General Assistance Medical Care is back on — well, sort of.
Gov. Tim Pawlenty, DFL and Republican leaders emerged from more than a week of debate Friday with a new plan that would replace GAMC with a trimmed-down delivery system managed largely by hospitals.
Under the plan, hospitals will form Coordinating Care Organizations, or CCOs, and will receive grants on a quarterly basis to provide care to the state’s poorest individuals.
The $71 million they’ll receive from the current budget, however, likely won’t cover the cost of patient care, providing incentive for them to refer patients to outside services, such as veteran’s assistance.
“It’s a new idea that bases health care more on results and less on the number of tests,” Sen. David Senjem, R-Rochester, said. “It was the most outstanding of any solution that I think we could have arrived at.”
While the plan may change in the coming weeks, Pawlenty said it represents a step forward in health care reform, “in a direction towards how we provide health care from an old way of doing it to a new way of doing it.”
To ease the transition, GAMC will be temporarily extended through May using $28 million from the Health Care Access Fund.
Those currently on GAMC will not be moved into MinnesotaCare, which will continue to provide coverage to adults without children.
The new plan will cost $164 million in the current biennium, less than one-fourth the projected cost if the program continued unchanged. Funding will come from the general fund and the Health Care Access Fund.
The proposal would also direct $45 million from the state’s general fund for prescription medication coverage in the upcoming fiscal year and $83 million in the following. Legislators say this will provide for the many GAMC patients who are mentally ill.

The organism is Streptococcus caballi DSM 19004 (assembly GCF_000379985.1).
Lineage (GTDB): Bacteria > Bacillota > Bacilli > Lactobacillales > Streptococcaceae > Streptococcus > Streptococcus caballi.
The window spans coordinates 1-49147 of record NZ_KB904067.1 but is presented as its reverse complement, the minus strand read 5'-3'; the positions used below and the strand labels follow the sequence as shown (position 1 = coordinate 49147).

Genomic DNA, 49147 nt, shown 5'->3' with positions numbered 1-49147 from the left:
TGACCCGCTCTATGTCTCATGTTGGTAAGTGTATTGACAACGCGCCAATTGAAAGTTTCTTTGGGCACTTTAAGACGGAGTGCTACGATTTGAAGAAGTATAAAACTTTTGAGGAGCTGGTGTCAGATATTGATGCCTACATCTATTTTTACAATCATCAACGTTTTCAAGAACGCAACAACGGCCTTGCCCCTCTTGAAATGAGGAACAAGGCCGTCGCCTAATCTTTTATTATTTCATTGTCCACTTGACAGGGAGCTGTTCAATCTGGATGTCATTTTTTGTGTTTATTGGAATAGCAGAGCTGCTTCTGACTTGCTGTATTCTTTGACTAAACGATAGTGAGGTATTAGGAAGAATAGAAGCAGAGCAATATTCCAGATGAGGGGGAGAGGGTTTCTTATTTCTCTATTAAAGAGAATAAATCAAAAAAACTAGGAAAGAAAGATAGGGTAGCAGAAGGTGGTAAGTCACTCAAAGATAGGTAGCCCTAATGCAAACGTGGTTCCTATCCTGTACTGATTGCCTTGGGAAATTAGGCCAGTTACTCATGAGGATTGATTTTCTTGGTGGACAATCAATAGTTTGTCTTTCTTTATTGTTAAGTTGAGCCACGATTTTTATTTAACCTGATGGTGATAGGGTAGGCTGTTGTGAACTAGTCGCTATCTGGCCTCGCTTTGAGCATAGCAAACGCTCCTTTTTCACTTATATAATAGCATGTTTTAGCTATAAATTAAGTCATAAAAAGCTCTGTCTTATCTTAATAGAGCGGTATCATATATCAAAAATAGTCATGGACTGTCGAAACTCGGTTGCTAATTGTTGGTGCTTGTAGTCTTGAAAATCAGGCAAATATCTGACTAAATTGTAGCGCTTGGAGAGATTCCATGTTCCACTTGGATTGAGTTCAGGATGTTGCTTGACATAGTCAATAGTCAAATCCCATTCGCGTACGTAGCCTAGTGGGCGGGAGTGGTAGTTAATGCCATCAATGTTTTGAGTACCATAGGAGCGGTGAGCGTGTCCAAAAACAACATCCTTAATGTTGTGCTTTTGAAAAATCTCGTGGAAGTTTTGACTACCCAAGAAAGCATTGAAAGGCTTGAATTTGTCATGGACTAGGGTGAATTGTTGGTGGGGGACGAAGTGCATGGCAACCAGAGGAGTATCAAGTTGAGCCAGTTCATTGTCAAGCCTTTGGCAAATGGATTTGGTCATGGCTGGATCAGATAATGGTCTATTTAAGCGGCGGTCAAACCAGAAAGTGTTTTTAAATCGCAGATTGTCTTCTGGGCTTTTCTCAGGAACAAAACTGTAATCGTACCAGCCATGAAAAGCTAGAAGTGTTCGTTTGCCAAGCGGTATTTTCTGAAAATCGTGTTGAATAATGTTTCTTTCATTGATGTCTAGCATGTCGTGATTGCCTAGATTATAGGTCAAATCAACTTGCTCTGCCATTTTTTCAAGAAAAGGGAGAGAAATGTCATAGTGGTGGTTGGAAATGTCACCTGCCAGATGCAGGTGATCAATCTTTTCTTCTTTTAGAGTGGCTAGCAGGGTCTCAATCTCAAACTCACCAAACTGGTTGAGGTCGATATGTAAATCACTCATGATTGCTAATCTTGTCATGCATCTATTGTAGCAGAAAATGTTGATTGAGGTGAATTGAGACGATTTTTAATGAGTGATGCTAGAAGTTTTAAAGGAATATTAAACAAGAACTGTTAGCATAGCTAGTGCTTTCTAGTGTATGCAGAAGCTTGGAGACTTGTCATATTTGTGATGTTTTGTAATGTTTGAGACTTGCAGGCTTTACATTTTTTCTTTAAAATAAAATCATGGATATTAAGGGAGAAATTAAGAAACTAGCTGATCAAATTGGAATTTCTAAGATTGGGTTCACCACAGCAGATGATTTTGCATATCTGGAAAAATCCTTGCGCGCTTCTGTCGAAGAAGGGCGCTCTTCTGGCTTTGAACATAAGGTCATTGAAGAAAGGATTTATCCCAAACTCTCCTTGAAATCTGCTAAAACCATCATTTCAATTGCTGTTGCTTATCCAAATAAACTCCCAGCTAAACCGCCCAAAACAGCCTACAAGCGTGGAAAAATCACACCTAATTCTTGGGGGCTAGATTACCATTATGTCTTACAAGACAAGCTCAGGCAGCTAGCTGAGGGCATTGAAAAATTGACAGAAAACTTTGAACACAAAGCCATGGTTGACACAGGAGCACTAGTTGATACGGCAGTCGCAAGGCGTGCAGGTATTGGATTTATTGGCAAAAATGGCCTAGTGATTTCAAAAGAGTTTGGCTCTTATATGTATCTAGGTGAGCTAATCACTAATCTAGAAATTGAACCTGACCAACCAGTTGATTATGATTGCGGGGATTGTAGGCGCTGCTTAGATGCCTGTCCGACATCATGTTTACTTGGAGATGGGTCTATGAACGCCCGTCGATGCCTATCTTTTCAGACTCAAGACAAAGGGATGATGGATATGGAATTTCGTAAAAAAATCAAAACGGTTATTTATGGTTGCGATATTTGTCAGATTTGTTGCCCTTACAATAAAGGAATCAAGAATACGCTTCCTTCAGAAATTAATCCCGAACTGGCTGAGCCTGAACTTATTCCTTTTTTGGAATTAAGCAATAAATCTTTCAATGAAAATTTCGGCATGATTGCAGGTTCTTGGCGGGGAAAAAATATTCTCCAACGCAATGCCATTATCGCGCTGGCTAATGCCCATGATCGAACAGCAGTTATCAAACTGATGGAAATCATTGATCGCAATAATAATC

The bill would name 17 hospitals in the state to become CCOs, a collective that serves more than 80 percent of the GAMC population, Sen. Linda Berglin, DFL-Minneapolis, said.
Because hospitals will still experience uncompensated care, the plan may lead to higher premiums. Pawlenty highlighted three hospitals found to be particularly overburdened with providing indigent care that will undoubtedly increase costs: Hennepin County Medical Center, Regions Hospital and the University of Minnesota Medical Center, Fairview.
“Who’s going to pay? The people who already have insurance,” Rep. Tom Huntley, DFL-Duluth, said. “Their rates are going up because of this, what we’re doing here today.”
For the more than 131 hospitals not eligible to become CCOs, the agreement allocates $20 million toward a six-month Uncompensated Care Pool.
The bill provides significantly less money for hospitals than the previous GAMC plan that was vetoed by the governor, Berglin said.
“The reform in the bill, including the mental health reform, is all good, but I think it’s underfunded,” she said. “It’s hard to reform something if you don’t even have enough for more than shoelaces.”
If continued in its previous form, the GAMC program would have cost $750 million in the current biennium, $930 million in the next one and about $1.3 billion in the following biennium, Pawlenty said.
“One part of our state budget that is growing just absolutely out of control compared to anything else, or the growth in the private economy, is welfare programs, social service programs, publicly subsidized health care programs — particularly the last one,” Pawlenty said on his radio show Friday morning in response to a caller who accused him of disproportionately taking benefits from the poor.
The plan will still need House and Senate approval and the governor’s signature to become law. The Senate will start hearing the bill — and may even have it on the floor — next week, Berglin said.
GAMC was slated to end April 1 following two vetoes by the governor. At that point, GAMC patients would have been autoenrolled into MinnesotaCare.
The plan’s unveiling came only hours after a Ramsey County judge’s decision not to hear a motion to stop the GAMC shutdown.
Rep. Jim Abeler, R-Anoka, who voted for the GAMC plan and voted to sustain the governor’s veto a week later, said the additional negotiation was exactly what needed to happen.
“I think it’s a very good resolution to a very difficult problem,” he said. “It serves the greatest amount of need in a very vulnerable population.”